On the Report on Recruitment and Retention of Minority Faculty and Students

I write in response to the report "On Recruitment and Retention of Minority Faculty and Students" by Dr. Phoebe Leboy, member of the Steering Committee of University Council [see COUNCIL in this issue--Ed.].

Dr. Leboy usefully calls attention to the University's continuing need to recruit and retain minority students and faculty. The same need exists at all of our peer institutions; it presses on all of us.

Penn's commitment to minority recruitment was strongly affirmed by President Rodin in her open letter of September 1996 that was published in these pages. In that letter she rightly said that "[s]ustaining diversity is vital to the future of Penn, higher education and our country. It is central to our institutional commitment and highest calling to provide Penn students with the best possible education."

As we continue our efforts to expand diversity on campus and enhance our success in the recruitment and retention of minority students and faculty, Dr. Leboy's report will be a helpful source of information and support. With that in mind, I would like to emphasize certain conclusions in the report and correct certain data that I believe are inaccurate.

I am pleased that, as the report points out, Penn appears to be at the top of the Ivy League in the application, admission and matriculation of Asian-American undergraduates. I am also pleased that, as the graduate student numbers reveal, Penn has 32 percent more minority Ph.D. students today than in 1990 and, in particular, that the percentage of doctoral degrees awarded to African-American and Latino graduate students has increased continuously over the past 14 years.

However, I also agree with the report's position that Penn--and our Ivy peers--need to do better in recruiting and retaining African-American and Latino undergraduates. I am optimistic that we will see continued improvement in the future thanks to sustained efforts by our Admissions Office as well as to recent retention initiatives on the part of Penn's undergraduate schools.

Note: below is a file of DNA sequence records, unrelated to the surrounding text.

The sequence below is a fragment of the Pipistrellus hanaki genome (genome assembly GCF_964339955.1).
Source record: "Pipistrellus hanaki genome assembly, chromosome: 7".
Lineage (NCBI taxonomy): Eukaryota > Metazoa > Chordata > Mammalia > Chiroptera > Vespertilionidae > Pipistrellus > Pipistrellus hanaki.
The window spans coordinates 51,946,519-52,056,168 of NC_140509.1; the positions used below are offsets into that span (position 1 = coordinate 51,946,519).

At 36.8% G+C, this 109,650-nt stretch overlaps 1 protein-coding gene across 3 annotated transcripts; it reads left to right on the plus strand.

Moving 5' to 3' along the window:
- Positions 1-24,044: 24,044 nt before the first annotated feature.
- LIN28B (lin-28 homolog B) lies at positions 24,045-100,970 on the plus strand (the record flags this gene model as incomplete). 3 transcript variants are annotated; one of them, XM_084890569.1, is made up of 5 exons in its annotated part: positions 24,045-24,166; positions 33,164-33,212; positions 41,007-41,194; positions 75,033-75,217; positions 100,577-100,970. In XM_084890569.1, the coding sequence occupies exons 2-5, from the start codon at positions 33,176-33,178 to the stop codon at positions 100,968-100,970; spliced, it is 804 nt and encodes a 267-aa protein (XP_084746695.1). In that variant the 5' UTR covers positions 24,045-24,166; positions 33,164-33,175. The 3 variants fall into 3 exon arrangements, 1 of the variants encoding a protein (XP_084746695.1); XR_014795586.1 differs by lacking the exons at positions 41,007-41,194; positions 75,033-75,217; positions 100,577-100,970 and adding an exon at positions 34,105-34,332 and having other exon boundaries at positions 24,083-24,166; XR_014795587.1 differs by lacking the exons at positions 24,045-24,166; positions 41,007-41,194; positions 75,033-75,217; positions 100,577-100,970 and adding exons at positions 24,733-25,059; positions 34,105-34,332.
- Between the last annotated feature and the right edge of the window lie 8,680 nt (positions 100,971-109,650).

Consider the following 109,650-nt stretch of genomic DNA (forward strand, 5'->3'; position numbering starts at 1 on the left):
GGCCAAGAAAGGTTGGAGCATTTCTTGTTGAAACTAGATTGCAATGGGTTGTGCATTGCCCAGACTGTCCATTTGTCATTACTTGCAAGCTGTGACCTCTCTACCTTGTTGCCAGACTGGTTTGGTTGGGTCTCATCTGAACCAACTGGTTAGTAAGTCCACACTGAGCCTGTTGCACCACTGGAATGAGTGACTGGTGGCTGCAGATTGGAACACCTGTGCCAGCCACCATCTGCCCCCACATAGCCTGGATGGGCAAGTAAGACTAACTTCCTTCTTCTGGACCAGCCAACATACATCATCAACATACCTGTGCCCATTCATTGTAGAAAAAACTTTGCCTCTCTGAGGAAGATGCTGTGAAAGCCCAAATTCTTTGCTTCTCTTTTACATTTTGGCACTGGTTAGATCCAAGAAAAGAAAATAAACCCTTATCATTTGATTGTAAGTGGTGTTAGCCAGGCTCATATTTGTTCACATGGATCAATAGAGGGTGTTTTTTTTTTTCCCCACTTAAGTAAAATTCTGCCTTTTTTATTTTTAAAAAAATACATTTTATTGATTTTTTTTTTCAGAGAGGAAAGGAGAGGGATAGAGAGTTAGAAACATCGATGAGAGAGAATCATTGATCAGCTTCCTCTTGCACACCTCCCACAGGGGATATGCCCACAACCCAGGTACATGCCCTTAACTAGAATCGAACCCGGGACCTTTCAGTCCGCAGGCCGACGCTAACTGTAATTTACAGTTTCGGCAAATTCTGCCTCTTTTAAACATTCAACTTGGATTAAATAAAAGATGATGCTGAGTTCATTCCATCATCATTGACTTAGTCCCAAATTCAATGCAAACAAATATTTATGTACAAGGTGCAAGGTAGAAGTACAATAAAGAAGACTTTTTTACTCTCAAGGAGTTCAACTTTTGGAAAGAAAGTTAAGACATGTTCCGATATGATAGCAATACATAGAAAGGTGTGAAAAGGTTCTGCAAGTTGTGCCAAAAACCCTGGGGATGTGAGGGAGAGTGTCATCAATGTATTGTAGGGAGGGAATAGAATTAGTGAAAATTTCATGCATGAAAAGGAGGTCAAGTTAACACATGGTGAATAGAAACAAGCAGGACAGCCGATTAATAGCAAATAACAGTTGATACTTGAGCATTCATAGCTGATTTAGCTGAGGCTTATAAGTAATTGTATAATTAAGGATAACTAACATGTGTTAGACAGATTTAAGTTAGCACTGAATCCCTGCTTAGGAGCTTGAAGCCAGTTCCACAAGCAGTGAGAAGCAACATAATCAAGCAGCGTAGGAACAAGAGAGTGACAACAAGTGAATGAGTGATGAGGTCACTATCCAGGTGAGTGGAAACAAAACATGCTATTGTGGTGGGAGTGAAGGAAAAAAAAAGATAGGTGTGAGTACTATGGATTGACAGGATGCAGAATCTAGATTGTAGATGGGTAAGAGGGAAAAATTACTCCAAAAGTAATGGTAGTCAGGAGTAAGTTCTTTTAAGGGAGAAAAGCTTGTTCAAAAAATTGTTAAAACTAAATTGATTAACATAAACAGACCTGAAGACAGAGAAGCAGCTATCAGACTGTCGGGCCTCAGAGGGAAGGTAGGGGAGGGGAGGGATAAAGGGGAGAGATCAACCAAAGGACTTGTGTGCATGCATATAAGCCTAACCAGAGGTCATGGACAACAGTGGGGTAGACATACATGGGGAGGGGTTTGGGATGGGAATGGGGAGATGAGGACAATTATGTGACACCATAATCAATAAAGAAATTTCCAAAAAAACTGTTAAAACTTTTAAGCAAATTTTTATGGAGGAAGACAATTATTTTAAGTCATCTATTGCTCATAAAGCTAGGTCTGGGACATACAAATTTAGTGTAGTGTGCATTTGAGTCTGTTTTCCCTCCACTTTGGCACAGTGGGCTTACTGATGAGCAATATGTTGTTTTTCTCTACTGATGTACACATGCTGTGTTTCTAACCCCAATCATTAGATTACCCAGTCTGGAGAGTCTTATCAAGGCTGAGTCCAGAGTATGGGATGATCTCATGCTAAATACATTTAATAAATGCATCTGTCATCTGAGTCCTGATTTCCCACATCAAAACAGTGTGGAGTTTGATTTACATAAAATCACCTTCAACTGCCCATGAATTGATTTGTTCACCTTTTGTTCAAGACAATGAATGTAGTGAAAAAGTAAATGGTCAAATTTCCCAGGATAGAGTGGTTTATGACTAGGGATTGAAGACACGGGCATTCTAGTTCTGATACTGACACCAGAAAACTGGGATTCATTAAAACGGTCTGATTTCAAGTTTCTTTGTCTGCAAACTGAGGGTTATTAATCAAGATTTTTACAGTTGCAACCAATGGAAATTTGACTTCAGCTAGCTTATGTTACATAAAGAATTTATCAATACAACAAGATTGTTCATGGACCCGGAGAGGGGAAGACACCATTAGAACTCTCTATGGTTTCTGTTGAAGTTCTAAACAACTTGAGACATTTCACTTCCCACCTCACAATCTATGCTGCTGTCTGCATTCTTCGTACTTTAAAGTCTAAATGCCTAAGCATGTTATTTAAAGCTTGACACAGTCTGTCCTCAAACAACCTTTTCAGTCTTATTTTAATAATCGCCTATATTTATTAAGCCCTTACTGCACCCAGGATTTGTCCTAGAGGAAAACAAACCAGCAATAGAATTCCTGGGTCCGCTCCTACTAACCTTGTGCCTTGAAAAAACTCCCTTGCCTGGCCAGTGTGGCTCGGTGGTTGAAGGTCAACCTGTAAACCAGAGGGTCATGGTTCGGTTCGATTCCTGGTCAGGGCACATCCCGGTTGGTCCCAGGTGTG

I am pleased that the faculty section of Dr. Leboy's report recognizes growth in the number of minority faculty in each of Penn's undergraduate schools over the past decade. The majority of the senior faculty in Dr. Leboy's group who are no longer present reflect retirements or death rather than retention failure. Without question, however, we do need additional growth. Rigorous review of all available data will be required before we can assess the full significance of these retention data.

In general, Dr. Leboy's analyses of minority students and faculty deal with small numbers, and do not fully address the statistical significance of differences that are noted. However, it is not my purpose to question the rigor of a report that I believe is otherwise helpful. In fact, I concur with Dr. Leboy's basic position, that Penn and our sister institutions must work even harder to recruit the best minority students and faculty, and must provide these talented individuals with every opportunity to develop and succeed once they reach our campus. I look forward to further discussion at University Council and across campus of the important issue of recruitment and retention of minority faculty and students.

--Robert Barchi, Provost

Almanac, Vol. 45, No. 25, March 23, 1999